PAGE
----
Cast Away (Ultimate Isolation Movie)

Since new movies are hard to come by these days with Covid-19 still reigning supreme, I have really enjoyed re-watching some of my all-time favorites including one of the topmost isolation-based films of all time – Cast Away. This is not the first tale ever told about tropical island strandings (e.g. Robinson Crusoe, The Swiss Family Robinson, Lord of the Flies…), but it’s one of the best in my opinion, and was a box office powerhouse almost two decades ago.

Released in December 2000 and directed by Robert Zemckis this extraordinary saga of survival earned two Oscar nods including a nomination in the best actor category for Tom Hanks who remarkably carried 75% of the entire movie single-handedly. The story is solidly built on character Chuck Noland (Tom Hanks), a FedEx employee whose cargo plane goes down somewhere over the South Pacific with him as the sole survivor of the crash. After barely getting through the harrowing experience of the plane plunging into an unforgiving ocean Chuck aimlessly drifts in what is left of an inflatable life-raft that eventually washes up on a deserted island. For years Chuck is trapped on this humid uninhabited land-mass with nothing but time to ponder what he misses most in the world – his would-be fiancé Kelly Frears played by Helen Hunt; who’s role in the film is quite small compared with Hanks but nevertheless very fundamental in many of the moral messages this film imparts on its viewers.

On this point, this parable converges on what really matters in life and how easy it is to take for granted essential basic needs (access to food, water, heat, and shelter). This movie also reminds us that life is unpredictable and doesn’t always go as planned, but sometimes it’s those forks in the road that make the journey so interesting. Sails do come in from time to time so watch for them and remember those who risk nothing get nothing. The notion is you never know what the tide will bring, so be open-minded and don’t miss opportunities. This flick also delves into our most nefarious emotions including deep despair, utter loneliness, damning frustration, and unimaginable fear, not to mention clearly emphasizing the stark difference between merely existing and actually living. Humans are highly social creatures after all, so what happens to ‘the self’ if others are missing from the equation? At first glance the main meaning of this movie might seem fairly straightforward – leave someone alone long enough and they will slowly go crazy. The mind will split in two, and they will start talking to a volleyball as if it’s a person. By the way, there is a reason why ‘Wilson’ had to be a volleyball instead of a football, soccer ball, bowling ball, bouncy ball, baseball, cricket ball, golf ball… it’s because communication between humans is a ‘serve and return’ interaction. I love symbolism in movies. Okay, a tennis ball, pickleball, or ping-pong ball could have ‘served’ this iconography purpose too but what fun would that have been. Anyway, back to the point. If none of these above-mentioned aspects of the film are the primary take-away message what is? Like a sixth- sense, it’s a familiar concept but not always that simple to comprehend, so let’s break it down.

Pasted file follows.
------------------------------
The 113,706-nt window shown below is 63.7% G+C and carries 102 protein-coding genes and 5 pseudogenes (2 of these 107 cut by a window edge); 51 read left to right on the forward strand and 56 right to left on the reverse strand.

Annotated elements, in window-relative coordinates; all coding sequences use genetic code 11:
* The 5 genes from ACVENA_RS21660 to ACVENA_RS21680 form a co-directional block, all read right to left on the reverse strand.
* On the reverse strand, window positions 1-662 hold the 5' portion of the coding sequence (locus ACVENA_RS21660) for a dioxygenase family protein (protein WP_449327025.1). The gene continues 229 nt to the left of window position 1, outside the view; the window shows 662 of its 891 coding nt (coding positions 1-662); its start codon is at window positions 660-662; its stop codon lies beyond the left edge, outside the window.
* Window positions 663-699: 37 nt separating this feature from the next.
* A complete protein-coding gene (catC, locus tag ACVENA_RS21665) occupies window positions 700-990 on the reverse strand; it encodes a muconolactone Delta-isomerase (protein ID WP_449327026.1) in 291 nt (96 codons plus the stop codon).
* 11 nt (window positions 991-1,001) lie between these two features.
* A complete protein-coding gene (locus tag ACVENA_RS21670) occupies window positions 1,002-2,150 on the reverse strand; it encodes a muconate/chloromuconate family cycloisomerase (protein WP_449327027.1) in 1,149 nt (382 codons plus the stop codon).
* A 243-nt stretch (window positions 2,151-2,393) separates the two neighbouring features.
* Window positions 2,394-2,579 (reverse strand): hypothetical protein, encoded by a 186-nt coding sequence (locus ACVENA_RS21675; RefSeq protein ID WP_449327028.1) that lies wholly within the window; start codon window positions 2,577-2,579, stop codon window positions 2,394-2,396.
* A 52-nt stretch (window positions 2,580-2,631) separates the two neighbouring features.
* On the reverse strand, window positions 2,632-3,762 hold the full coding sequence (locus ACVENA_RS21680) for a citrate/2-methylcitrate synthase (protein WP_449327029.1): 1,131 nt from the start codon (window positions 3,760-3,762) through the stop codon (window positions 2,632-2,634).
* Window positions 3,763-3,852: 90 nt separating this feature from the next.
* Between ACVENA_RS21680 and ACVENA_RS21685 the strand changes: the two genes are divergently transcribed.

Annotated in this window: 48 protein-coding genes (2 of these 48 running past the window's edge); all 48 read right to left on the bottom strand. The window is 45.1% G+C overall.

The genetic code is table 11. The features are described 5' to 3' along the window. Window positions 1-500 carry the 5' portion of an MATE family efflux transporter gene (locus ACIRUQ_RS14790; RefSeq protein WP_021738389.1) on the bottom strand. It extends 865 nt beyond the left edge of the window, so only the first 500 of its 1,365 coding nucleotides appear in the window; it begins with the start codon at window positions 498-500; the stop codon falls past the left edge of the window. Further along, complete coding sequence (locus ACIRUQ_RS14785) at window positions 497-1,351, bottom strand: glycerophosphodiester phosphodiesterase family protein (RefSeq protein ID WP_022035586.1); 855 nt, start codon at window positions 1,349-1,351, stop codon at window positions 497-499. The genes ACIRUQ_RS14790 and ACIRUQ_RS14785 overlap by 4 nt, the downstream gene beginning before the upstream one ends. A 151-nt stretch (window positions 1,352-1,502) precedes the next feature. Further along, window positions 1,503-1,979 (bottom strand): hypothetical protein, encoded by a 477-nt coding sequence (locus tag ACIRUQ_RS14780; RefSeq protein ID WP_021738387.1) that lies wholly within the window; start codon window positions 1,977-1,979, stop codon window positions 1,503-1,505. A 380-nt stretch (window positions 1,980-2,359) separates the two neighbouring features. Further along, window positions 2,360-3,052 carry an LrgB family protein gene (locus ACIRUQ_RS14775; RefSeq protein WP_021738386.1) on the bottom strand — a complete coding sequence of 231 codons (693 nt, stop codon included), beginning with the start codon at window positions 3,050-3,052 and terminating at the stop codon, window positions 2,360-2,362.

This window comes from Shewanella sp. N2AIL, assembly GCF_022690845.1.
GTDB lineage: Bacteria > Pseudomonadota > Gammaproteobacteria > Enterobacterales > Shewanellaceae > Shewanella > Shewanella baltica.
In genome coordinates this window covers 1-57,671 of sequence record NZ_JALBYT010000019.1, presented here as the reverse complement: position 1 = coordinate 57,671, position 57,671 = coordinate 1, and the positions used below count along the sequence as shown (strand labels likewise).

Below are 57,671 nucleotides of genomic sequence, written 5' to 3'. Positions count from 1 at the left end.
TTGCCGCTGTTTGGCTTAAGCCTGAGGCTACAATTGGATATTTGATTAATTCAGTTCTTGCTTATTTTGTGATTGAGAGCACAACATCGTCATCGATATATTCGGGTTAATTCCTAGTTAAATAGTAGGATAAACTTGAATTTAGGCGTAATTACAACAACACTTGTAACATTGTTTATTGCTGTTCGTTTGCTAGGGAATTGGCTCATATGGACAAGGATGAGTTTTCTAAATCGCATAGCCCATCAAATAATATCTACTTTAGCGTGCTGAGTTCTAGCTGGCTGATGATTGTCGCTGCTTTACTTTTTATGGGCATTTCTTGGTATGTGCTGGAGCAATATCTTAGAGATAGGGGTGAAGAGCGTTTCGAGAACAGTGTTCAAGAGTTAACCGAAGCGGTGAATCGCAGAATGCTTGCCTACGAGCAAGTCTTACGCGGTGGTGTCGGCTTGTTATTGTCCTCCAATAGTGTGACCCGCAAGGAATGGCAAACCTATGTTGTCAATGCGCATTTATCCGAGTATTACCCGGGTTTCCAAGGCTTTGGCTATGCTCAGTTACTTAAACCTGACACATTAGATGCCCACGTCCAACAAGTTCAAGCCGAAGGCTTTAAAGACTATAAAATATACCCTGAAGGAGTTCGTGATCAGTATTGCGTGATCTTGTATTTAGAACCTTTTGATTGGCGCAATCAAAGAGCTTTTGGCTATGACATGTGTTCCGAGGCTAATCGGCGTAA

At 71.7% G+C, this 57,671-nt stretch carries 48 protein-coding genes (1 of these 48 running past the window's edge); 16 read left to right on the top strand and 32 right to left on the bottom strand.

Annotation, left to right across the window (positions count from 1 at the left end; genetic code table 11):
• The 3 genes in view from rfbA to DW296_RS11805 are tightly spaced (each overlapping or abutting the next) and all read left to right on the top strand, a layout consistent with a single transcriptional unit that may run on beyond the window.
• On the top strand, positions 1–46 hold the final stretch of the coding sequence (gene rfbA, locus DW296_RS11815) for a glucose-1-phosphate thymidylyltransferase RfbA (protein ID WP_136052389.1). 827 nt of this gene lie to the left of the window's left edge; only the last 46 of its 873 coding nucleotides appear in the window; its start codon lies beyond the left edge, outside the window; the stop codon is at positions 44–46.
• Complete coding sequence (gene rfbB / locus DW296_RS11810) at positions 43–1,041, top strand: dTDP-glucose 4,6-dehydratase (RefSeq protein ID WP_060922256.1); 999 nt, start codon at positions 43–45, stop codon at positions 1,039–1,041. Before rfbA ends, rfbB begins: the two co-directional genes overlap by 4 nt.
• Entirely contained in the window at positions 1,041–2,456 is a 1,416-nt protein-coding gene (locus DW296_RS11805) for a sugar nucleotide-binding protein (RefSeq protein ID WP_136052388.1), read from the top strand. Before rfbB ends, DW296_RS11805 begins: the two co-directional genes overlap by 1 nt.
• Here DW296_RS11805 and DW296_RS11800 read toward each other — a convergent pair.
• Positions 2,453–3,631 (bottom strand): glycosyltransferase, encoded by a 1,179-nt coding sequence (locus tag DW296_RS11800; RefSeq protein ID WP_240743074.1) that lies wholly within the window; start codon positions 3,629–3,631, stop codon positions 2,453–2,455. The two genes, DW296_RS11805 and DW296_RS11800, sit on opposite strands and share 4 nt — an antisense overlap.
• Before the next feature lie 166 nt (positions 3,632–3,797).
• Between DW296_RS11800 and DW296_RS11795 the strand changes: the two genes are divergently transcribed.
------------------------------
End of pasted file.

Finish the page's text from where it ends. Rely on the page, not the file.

Adversity is something we all face in life and when that experience is extremely overwhelming and excruciatingly painful, we feel so lost – like being abandoned in solitude on a forsaken island. We keep looking out for a rescuer, but no one comes because no one can reach us. We are truly alone. This is when the realization hits that the self has to save the self. It’s the only way – and it starts with listening to that little ‘Wilson’ voice we all have in our head. It’s called intuition, and if you let it guide you it will truly be the best friend you ever have. So often we focus more on our five basic senses (touch, smell, taste, sight, hearing) and we ignore the most important one – our instinct. Roy T. Bennett said it best, “You will never follow your own inner voice until you clear up the doubts in your mind.” This movie does a stellar job metaphorically bringing to the forefront what goes on in the human brain. Yes, we all constantly talk to ourselves! But it’s what these exchanges produce via our actions that counts. Attending vs. Disregarding – pay attention, collect your thoughts and feelings, communicate your issues to yourself, process your insight, do the hard internal work, be self-reliant, and you might just find manageable solutions. Of course, having others to help us work through our problems is great too when available – but the self is always the final gatekeeper.

Much like this movie, Covid-19 is still making so many of us feel deeply isolated and displaced from our lives not to mention worrying about our health and shortages of our most basic needs; a gap The Owen Hart Foundation is trying to address. But as unpleasant as the last few months have been (especially for people like Tom Hanks and his wife Rita who contracted and recovered from Covid-19) it has also awakened feelings of gratitude and appreciation for our everyday blessings including all the wonderful people in our lives. That said, now that our world is slowly starting to re-open, let’s hope we can resume our fully-functioning yet now enhanced existence soon.